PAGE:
Overinvesting in Higher Ed

Richard Vedder

Editor's note: By way of introducing our readers to the articles of our Board of Directors member Richard Vedder, we are cross-posting some of his top articles. This piece was originally published by Forbes.com on August 30, 2010.

When Amanda Magnus started college at New York University she knew she'd struggle to pay the school's $31,360-a-year tuition. "I was taking a risk going to an expensive school," she says. "I didn't go to schools that offered me money because I thought that in the end a big-name university would help me get a job."

But when she got her bachelor's degree in journalism and cinema studies in May 2009, no job offers followed. The closest she is getting to her chosen profession is five hours a week at Sirius Satellite Radio as a fill-in employee and an internship at a public radio station paying her $10 a day.

Magnus acknowledges that she dug her own hole. But she is still bitter about the $50,000 of student debt she amassed at an institution she says turned out to be more of a fancy name to put on a résumé than an education. Loan payments of $350 a month have forced her to pick up part-time jobs as a lifeguard, waitress and grocery store clerk. "I was poor in college, too, but I thought it was very temporary," she says. "I thought there was a foreseeable end. As it stands now, I just don't see any way out. I'm completely stuck."

A recession and an education industry all but oblivious to price competition have combined to make students think something radical: Gee, maybe we're getting rooked. All too often, college graduates incur crippling debt and don't improve their job prospects.

It is still gospel among politicians that college education makes people better off. The federal government showers grants and tax subsidies on higher education; President Obama has set a goal to increase the percentage of Americans with two- or four-year college degrees from 40% now to 60% in 2020. The job market, though, is telling us that this is wasted effort.

Vocational training, such as in medicine and law, probably pays off. But do liberal arts degrees make people more productive? That's not clear. The widely advertised difference in incomes between grads and nongrads (over a lifetime, about $500,000) doesn't really prove anything. It could be that the difference is entirely attributable to traits like intelligence or perseverance that kids have before they matriculate. Bill Gates (pictured right) is a dropout.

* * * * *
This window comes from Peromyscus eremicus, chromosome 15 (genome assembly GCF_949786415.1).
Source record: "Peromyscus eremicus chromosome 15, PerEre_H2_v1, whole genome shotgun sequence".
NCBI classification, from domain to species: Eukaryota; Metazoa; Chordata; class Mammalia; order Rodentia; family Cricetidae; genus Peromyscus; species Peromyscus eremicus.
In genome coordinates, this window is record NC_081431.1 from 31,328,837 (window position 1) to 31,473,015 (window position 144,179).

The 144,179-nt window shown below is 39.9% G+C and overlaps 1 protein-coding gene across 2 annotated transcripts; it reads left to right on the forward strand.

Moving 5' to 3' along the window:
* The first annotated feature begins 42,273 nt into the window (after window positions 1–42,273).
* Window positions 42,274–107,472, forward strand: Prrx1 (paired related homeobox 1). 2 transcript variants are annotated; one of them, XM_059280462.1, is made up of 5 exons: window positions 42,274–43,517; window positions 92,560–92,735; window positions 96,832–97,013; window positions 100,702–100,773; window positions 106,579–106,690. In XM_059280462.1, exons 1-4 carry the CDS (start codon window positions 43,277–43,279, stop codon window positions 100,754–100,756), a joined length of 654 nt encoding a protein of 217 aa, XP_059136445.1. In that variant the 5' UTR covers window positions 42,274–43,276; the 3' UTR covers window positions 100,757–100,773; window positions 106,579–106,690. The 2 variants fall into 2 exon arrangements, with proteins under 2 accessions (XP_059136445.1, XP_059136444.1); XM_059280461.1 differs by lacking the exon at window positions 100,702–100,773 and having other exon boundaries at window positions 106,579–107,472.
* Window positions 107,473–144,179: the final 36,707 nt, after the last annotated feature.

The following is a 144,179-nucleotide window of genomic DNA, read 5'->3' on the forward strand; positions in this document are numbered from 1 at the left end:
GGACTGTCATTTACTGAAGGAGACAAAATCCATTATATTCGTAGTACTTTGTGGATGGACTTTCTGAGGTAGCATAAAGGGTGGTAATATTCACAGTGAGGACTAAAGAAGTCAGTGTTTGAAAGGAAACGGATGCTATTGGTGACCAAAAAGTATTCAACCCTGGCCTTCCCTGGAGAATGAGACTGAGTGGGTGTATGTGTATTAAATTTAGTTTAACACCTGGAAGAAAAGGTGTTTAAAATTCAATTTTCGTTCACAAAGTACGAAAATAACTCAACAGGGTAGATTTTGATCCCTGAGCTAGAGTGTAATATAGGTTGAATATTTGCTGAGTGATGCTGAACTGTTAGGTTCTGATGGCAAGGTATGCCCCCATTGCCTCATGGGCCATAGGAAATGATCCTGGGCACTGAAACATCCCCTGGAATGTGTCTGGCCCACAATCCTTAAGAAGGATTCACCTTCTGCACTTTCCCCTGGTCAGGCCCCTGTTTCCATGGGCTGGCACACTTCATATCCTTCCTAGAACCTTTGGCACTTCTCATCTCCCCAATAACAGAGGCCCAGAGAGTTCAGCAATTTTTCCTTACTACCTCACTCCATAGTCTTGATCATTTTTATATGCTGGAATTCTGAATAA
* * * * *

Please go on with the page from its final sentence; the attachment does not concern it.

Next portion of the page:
Notwithstanding the sketchy evidence for the value of what they do, colleges are cavalier about their price tags. In the last decade tuition and fees (before financial aid) have risen an average of 4.9% a year beyond general inflation, according to the College Board. The country is now spending an estimated $453 billion a year on higher education (including professional and graduate schools), of which $84 billion is paid with debt on the shoulders of students and their parents.

What does the nation buy with this investment in human capital? Sometimes, nothing tangible. Two in five students who start don't get a bachelor's degree within six years, according to the U.S. Department of Education. The ones who finish confront the same weak job market that everyone does. There are now 2.3 million holders of bachelor's degrees looking for work. The average starting salary offer to 2010 graduates was $48,700, down 1.3% from the year before, according to the National Association of Colleges & Employers.

The problem: Most new jobs simply don't require college graduates. Of the 30 occupations with the highest expected growth from 2008 to 2018, only 8 require a bachelor's degree or higher. The fastest-growing occupation in the country, registered nurse, requires only an associate's degree. Most of the top ten (including home health aides, customer service representatives, retail salespersons and office clerks) require only short-term on-the-job training.

The consequence of this mismatch between supply and demand is predictable: tree-trimmers with a master's degree in history, furnace repairmen with math degrees. Why should society subsidize people to go to college for five or six years in order to take jobs requiring at most a high school education and some on-the-job training?

Credential inflation is at work. When 90% of the applicants for a job have diplomas, the 10% who don't look like losers, even if they are qualified. It is said that college education functions as a signal to employers of who is the best and the brightest. It's an expensive signal. Moreover, it no longer signals hard work. The typical college student spends less than 30 hours a week on academics, according to the Bureau of Labor Statistics Annual American Time Use Survey. A lot of colleges compete not by making academic demands on their customers but by offering golf courses, climbing walls and fancy dorms.

The pell-mell investment in sheepskins is beginning to look an awful lot like something our economy has seen in real estate: a debt-fueled asset bubble. It might end just as badly.

We're sensitive to this issue in our rankings of colleges. The FORBES scorecard of higher education, which begins on page 70, is very different from what you see in other publications. We measure outputs (like career success later in life) rather than inputs (like sat scores), and we put a lot of emphasis on the economics of the transaction. Our advice to high school seniors: Shop wisely. Outside of a house, this is probably the biggest investment you will make.

Richard Vedder is a distinguished professor of economics at Ohio University and director of the Center for College Affordability & Productivity.

Additional reporting by Hana Alberts and Laura Keen.

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